After three straight days of practicing with paint enough of the kids had gotten over the initial novelty and were ready to start working on their color star lesson. I constantly have to remind them to slow down...it is not a race, to mix on the wax paper, to change their water and to try to paint in the lines...nag nag nag. But we have already come so far from a week ago and there were no tears and I have great hope that if I can get the kids trained that we can do amazing things in the future. Even at middle school level sometimes its is a process first and then a product.

Wednesday, September 21, 2011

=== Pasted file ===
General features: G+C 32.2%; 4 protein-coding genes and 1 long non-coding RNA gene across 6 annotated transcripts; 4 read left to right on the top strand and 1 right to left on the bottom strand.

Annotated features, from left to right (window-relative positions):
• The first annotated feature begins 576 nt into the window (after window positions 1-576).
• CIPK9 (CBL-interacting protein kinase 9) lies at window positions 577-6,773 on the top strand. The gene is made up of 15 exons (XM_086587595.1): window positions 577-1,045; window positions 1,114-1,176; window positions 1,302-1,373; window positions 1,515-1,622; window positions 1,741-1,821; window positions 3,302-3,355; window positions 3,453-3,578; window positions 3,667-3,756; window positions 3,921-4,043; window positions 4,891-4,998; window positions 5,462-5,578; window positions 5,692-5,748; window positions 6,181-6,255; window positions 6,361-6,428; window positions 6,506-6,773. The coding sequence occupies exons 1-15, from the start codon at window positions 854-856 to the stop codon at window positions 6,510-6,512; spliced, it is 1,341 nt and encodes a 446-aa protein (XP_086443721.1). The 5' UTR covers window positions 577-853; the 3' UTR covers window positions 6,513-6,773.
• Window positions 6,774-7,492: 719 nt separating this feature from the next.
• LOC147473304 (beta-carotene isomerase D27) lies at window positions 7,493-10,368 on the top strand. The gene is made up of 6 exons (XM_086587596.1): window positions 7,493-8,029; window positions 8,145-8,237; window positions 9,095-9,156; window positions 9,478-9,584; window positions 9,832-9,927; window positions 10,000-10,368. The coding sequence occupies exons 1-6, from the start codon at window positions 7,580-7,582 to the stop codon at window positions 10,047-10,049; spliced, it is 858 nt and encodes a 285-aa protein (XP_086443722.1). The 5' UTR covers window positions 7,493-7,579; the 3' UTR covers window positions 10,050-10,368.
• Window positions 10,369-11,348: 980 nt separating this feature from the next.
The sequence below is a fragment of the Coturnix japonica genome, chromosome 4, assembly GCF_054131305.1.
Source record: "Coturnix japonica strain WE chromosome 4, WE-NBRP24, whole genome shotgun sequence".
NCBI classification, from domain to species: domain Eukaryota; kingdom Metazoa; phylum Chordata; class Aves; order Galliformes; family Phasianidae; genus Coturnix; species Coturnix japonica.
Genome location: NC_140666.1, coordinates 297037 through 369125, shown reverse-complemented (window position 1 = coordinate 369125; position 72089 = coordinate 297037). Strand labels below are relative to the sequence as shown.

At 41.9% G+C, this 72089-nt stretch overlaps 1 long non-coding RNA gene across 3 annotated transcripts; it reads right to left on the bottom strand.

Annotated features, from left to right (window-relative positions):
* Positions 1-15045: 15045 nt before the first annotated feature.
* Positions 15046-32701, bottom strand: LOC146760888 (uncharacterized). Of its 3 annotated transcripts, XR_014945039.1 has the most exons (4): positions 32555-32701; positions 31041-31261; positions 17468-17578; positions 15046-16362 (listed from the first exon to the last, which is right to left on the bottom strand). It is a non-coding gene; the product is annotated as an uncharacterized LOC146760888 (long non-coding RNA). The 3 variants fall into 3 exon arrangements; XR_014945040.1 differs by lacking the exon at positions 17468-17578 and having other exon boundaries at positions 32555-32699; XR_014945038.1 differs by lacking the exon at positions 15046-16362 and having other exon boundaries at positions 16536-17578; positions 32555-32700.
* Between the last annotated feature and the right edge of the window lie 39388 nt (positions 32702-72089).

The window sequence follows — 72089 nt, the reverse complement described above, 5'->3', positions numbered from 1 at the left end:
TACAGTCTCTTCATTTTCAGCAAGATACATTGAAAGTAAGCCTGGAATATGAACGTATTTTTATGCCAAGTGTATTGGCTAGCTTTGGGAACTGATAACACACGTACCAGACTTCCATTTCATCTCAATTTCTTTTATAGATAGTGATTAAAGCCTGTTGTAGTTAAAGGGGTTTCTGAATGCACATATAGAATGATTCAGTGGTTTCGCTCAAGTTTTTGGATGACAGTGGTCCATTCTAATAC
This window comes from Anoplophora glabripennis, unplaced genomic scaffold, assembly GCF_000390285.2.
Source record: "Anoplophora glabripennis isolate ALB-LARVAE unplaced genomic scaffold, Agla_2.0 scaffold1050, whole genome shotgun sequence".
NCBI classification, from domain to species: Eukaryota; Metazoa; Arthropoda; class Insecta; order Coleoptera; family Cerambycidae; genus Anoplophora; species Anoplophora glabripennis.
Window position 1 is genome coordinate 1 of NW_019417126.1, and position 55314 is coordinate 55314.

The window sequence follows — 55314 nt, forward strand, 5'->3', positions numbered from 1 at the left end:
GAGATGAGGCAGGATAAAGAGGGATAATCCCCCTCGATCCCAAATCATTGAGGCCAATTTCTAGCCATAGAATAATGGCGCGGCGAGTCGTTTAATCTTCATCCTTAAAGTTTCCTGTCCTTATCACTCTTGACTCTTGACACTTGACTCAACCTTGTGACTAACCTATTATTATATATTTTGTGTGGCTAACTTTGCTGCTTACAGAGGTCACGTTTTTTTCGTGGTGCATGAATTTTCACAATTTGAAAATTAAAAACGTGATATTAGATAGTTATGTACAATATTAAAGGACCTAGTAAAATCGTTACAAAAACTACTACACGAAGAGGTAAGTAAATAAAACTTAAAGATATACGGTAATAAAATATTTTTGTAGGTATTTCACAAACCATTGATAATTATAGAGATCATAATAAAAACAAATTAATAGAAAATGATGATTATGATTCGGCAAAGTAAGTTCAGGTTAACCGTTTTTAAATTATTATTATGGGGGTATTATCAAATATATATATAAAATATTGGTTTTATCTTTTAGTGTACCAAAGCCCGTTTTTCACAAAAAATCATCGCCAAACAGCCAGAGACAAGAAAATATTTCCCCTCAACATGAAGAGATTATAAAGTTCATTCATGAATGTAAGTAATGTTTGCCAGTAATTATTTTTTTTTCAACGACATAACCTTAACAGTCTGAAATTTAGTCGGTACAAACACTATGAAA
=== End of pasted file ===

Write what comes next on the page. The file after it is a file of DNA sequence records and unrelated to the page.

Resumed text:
what do you call this?


Thanks everyone! We have the right word now...it has been agreed that this gradation. Or gradating colors.

I'm having an art vocabulary issue. We have been looking at the work of Peter Max and I can't come up with the right word for when you move from one color to another color in small steps when painting. With adding white you would call it tinting, when adding black you would call it shading, but let's say we are moving from yellow to red and making yellow orange, orange and red orange along the way. It's not monochromatic.... I keep calling it verigating but I'm not sure if that is the right word. I know how to teach it but I don't know what to name it!
Please help:)

Thursday, September 8, 2011

the bucket day 4 - Eat your fruit! and my new job


Two years of blogging (can you believe it!) has taught me lesson first then ramble. So let's get back into the bucket for another lesson.